Internet distribution in Africa is not uniform. Mobile users continue to report conflicting stories around, how good or bad internet connectivity is for them. Furthermore, there is a general distrust for trying out new service providers. The last mile of sending the internet to a customer is a major challenge facing ISPs (Internet Service Providers), who wish to provide their customers universal access across different locations.
Personally, I have changed service providers at least four times in search for a better alternative. This is a painful process that leads to wasted funds, and in order to avoid such trial and error, I thought it would be super cool to build a service that allows people including myself know locations where network providers were performing best and worst. I imagined this service could help people make informed financial decisions around which network to subscribe to as students, workers, or travellers going to any particular destination.
The biggest challenge in building whofast.net was figuring out the most efficient way to aggregate internet speeds across multiple network providers in different locations.
It would be unsustainable to single-handedly subscribe to multiple ISPs as this would limit the number of locations that can be covered due to cost of purchasing and placing modems, and SIM cards across Africa.
Then crowdsourcing came to the rescue.
The idea was to provide a compelling speed test service that allowed people quickly check (under 10 seconds) their internet connection, in-turn they get to see the results of other people who tested their internet across different networks and locations.
To provide this service, a user visits whofast.net website, enters their location, and starts a speed test session. Once the user completes their test, whofast.net shows them real-time results from other users who tested within a 6 kilometre radius of their reported location.
Can I trust the speed test results?
Users considering switching to whofast.net typically compare the results from other speed test sites to whofast.net. From an algorithmic stand point, your browser downloads small chunks of an infinitely large data file, and the site records how much data was downloaded in a period of time to estimate internet speed in Megabytes per second.
A comparison with a popular speed test site
The variance in speed test results can be much higher depending on whether your ISP has routers closer to any given speed test server. For example, testing your internet against a server located in your country, could provide much higher results than testing against a more remote server.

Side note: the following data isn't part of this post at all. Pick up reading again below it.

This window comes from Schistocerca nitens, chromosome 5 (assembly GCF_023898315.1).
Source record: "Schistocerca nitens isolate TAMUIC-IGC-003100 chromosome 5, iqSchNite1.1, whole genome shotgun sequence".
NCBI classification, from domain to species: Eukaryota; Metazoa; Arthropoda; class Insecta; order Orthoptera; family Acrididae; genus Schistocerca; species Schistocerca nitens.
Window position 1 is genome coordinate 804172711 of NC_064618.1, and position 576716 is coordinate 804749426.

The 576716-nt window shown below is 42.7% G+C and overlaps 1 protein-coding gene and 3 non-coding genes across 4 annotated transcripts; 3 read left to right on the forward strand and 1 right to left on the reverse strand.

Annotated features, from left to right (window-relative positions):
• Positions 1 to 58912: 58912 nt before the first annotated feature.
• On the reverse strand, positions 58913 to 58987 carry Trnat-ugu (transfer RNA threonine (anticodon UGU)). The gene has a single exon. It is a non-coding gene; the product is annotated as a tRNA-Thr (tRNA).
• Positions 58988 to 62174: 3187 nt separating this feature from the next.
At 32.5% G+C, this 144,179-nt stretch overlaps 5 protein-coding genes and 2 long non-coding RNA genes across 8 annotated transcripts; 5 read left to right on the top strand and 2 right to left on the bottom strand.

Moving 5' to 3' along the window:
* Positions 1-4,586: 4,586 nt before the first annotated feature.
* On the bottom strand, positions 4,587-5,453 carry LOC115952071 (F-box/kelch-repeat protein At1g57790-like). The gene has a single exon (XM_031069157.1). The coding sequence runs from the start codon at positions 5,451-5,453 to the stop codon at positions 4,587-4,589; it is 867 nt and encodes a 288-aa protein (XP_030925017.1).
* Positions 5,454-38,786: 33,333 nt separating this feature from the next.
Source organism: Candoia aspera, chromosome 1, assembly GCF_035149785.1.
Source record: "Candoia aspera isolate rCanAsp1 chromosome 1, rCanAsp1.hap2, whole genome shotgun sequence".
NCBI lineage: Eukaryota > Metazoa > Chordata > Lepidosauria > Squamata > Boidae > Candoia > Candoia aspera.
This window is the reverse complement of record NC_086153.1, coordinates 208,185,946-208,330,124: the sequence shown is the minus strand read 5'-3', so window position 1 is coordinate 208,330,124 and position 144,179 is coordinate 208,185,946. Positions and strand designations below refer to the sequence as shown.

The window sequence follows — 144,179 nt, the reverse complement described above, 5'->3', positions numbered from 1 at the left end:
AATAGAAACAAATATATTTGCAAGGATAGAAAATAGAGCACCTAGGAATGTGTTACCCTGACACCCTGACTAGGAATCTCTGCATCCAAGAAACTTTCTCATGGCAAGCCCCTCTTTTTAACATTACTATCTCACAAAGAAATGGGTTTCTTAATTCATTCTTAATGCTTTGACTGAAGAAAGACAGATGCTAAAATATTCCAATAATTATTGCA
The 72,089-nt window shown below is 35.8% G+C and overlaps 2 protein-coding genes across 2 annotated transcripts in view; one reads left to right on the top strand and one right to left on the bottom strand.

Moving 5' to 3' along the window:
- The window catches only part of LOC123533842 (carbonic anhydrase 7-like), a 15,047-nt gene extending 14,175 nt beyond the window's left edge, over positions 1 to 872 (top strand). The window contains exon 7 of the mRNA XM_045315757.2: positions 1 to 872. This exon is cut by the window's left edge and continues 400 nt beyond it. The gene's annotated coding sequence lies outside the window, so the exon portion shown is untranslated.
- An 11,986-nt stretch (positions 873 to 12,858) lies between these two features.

Why does fast.com generally report higher download speeds?
Fast.com uses Netflix’s broad CDN (Content Distribution Network) to power its speed tests. The price you pay for this is that you can only measure, how good your experience will be on Netflix, and not necessarily your experience on other internet apps who do not have the same content distribution ubiquity as Netflix.
Whofast.net uses multiple servers in Europe to provide a fair estimation of internet speed across multiple websites.
- Test your internet speed to know if your network provider is delivering on its promise.
- Find out how your internet compares to other networks in your area.
- Virtually travel to other destinations with your mobile network without leaving the comfort of your home, to see internet speed results in places you care about.
- Screenshot and share your speed test result directly with your internet provider on Twitter to praise or lodge a complaint.
Interesting facts discovered in 30 days
- Some networks performed best in remote areas than in cities.
- Over 6,000 measurements were recorded in 1 month, soon to be more.
- Within 7 days whofast.net covered over 143 networks, across several African countries such as Nigeria, Ghana, South Africa, Uganda, Tanzania, Kenya, and many others.
- Internet speeds by country can be viewed here at the WhoFast Africa Fact Sheet